Let’s be clear, there are some excellent uses for PDFs, such as documents that need to be protected. Policies and longer procedures are perfect PDFs. But some simple procedures — such as how to fax a document or get a badge renewed — don’t need to be PDFs.
Why are PDFs a problem? Employees have to use Adobe Reader, including sometimes install it. Installing new software may require IT resources to assist, which means a ticket needs to be created and completed. In addition, PDFs aren’t as user-friendly as the web. It’s also one more click people have to do. All of these are impediments to them viewing necessary information. So instead, try — when possible — to include information directly on your webpage.
MP3 players, like Adobe Acrobat, are most likely added to computers. But again, a few things can go wrong when using it. Instead, embed the video into the page. Some intranets, such as ElevatePoint, makes that simple to do. We recommend including the video’s duration and a brief summary of what it’s about.
3. Make calls to action clear
Every page should have a purpose. That purpose may include asking other employees to perform a task, such as calling or emailing. When there’s an action to take, make that action clear, including use a button to make that task faster.
For example, if you’re asking employees to email you, use your email as the link. Consider adding it at the end with whatever conditional information in the beginning so people know whether they should continue to read. Also, it may seem polite to ask people please, it add words that may not be necessary. Of course, also don’t forget to bold anything important, remembering people skim information online.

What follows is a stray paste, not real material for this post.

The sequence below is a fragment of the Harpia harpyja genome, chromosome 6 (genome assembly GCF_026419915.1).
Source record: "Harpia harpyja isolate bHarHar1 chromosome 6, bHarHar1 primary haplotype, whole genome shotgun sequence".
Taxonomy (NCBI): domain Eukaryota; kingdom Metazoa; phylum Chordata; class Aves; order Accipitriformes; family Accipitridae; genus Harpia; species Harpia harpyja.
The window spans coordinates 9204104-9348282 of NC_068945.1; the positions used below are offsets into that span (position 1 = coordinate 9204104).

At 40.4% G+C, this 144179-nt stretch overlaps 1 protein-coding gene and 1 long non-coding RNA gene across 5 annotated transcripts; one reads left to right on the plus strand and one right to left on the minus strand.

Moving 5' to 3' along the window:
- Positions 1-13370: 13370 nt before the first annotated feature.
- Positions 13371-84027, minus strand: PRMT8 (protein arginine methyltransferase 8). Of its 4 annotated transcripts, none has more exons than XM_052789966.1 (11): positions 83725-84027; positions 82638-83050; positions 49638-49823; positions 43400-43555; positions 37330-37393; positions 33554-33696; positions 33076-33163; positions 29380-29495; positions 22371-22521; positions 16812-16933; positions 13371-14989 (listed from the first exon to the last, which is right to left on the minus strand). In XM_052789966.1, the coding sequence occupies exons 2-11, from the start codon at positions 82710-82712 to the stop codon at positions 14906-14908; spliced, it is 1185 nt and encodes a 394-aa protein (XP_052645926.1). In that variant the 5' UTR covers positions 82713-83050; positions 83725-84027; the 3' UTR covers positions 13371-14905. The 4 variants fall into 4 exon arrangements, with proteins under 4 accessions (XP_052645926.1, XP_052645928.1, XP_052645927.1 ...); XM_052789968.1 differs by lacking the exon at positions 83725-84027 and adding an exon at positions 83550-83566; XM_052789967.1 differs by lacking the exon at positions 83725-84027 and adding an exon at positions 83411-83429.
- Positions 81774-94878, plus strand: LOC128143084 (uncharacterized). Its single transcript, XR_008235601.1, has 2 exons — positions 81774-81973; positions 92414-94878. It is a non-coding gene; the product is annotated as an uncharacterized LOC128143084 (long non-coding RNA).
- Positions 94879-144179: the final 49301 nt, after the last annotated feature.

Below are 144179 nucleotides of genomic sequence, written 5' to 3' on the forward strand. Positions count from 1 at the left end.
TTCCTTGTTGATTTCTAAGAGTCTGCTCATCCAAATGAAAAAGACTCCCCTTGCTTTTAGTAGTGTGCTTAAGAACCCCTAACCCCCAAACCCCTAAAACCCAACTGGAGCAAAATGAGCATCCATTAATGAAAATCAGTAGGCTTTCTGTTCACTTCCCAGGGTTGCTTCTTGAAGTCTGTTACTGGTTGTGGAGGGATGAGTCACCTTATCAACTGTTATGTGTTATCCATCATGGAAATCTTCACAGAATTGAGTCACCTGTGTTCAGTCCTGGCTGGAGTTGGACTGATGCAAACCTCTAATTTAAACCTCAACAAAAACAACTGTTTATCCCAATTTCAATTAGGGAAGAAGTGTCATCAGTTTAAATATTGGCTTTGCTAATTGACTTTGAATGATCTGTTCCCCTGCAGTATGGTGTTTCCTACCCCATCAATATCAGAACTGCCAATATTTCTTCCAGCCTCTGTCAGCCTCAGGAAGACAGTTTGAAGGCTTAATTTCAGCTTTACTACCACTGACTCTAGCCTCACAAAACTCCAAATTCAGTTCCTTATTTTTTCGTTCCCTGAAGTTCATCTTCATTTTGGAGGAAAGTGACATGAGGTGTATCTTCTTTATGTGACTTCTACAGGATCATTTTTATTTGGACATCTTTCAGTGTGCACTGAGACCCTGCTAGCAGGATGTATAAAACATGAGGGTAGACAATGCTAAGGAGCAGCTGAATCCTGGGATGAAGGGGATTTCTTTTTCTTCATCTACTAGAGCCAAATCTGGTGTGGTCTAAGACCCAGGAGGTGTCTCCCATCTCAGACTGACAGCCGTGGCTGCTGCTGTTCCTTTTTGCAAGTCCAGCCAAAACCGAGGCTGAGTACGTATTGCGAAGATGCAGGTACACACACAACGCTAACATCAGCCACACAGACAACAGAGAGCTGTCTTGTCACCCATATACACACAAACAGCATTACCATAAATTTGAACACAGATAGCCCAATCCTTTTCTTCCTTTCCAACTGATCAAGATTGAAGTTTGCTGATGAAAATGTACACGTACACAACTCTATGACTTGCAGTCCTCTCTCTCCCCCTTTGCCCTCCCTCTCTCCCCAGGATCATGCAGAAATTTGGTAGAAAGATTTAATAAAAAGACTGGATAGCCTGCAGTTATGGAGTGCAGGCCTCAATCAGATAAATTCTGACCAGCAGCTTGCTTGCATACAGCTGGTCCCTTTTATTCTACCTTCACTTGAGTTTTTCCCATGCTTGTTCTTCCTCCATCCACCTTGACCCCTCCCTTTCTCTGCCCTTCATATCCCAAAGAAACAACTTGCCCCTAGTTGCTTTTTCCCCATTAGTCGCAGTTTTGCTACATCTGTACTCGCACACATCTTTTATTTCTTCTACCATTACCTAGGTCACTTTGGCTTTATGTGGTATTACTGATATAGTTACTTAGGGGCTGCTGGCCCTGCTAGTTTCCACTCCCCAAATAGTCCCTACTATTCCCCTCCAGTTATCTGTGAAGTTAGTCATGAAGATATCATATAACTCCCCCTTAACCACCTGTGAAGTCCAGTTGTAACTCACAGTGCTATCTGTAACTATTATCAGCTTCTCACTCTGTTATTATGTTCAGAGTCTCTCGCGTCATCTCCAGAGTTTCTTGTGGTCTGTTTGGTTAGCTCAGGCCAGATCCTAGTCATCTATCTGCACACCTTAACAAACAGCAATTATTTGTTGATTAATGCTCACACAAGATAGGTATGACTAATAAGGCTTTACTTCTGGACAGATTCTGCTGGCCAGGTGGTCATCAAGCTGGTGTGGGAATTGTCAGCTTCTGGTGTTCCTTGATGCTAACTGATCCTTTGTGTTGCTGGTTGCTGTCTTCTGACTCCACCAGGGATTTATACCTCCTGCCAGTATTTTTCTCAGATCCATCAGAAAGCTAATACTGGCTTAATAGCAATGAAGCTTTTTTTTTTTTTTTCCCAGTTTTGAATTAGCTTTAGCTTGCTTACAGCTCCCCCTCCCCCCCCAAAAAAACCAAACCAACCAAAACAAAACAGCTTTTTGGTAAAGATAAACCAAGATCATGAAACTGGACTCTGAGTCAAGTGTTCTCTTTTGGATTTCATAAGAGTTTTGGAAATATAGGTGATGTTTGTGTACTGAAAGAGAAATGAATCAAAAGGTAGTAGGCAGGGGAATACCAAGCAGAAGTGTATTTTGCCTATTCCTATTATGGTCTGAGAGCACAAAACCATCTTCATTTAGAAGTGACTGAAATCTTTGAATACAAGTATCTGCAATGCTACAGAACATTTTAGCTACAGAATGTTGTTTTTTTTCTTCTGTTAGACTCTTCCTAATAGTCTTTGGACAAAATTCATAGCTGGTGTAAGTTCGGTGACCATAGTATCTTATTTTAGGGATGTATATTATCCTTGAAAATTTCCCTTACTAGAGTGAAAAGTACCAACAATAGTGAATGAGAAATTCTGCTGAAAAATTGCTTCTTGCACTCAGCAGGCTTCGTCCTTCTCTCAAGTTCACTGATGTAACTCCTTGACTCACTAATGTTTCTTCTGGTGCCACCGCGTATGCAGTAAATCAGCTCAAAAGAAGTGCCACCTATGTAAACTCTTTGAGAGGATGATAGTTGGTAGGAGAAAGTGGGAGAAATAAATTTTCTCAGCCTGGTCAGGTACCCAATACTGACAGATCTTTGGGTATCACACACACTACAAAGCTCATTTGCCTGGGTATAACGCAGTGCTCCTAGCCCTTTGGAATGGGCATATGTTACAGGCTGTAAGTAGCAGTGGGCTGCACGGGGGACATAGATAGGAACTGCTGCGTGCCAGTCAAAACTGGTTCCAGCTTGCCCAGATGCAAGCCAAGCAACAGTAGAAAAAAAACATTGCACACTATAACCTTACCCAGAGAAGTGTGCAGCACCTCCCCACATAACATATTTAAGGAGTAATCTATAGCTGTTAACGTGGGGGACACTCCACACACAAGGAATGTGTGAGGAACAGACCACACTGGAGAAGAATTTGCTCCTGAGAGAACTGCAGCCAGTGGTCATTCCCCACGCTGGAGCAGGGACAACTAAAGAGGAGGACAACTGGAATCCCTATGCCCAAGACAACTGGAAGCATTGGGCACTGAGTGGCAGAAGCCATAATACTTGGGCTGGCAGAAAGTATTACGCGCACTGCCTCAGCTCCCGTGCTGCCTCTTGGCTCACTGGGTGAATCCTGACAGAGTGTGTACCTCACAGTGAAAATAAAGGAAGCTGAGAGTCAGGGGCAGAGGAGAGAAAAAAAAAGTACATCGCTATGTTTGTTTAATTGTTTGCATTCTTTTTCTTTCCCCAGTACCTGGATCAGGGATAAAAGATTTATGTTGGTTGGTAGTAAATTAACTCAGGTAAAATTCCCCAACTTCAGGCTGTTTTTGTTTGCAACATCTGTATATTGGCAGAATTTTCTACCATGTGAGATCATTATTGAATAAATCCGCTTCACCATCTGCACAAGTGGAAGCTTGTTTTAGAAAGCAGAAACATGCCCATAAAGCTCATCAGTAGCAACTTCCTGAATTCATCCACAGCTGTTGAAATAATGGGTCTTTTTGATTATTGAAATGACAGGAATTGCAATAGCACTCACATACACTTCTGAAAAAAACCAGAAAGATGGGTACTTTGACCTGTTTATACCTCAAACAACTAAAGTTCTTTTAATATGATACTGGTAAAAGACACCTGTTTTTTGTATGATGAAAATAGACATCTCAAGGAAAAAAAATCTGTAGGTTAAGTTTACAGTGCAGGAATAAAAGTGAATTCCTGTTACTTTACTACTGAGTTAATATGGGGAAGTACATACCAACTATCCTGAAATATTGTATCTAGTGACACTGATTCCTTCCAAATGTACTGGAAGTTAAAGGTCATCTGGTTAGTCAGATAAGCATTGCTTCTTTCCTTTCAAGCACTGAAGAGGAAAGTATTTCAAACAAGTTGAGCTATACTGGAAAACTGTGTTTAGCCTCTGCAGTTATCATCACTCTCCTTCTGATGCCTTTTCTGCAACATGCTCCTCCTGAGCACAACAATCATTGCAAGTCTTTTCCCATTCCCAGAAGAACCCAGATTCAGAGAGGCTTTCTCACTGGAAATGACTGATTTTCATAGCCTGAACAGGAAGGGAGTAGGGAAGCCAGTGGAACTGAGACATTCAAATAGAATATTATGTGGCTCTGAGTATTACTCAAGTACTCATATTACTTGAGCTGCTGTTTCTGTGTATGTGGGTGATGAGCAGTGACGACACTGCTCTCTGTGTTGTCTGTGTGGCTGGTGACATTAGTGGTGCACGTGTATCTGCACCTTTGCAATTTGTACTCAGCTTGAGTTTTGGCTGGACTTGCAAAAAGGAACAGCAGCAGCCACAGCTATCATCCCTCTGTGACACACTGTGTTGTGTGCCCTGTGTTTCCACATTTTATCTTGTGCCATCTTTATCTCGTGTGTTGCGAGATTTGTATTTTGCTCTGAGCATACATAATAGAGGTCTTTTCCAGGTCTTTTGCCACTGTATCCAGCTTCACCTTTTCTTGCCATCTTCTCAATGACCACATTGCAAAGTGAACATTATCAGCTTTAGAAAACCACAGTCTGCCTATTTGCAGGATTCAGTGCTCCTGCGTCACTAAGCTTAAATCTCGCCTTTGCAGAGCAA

Which one do you think is easier to follow?
- Please email [email protected] for the details on how you can get Denver Nuggets tickets for you and your family.
- Get Denver Nuggets ticket details; email [email protected].
4. Avoid jargon
Jargon could also be called Jarring Acronyms Getting On Nerves. Even if it’s well-known jargon and you need to use it, call it out once or twice before using it on a page. Invariably someone always claims it’s a well-known and well-understood acronym. For people who work at NASA or some other government agency, that may be true. But for everyone else, it makes sense to include a callout. Even in the medical field, some of the same acronyms may mean different things. There’s the AMA, for example — the American Medical Association, American Medical Advice, etc.
By calling it out (American Medical Association — AMA), you help people understand and get context.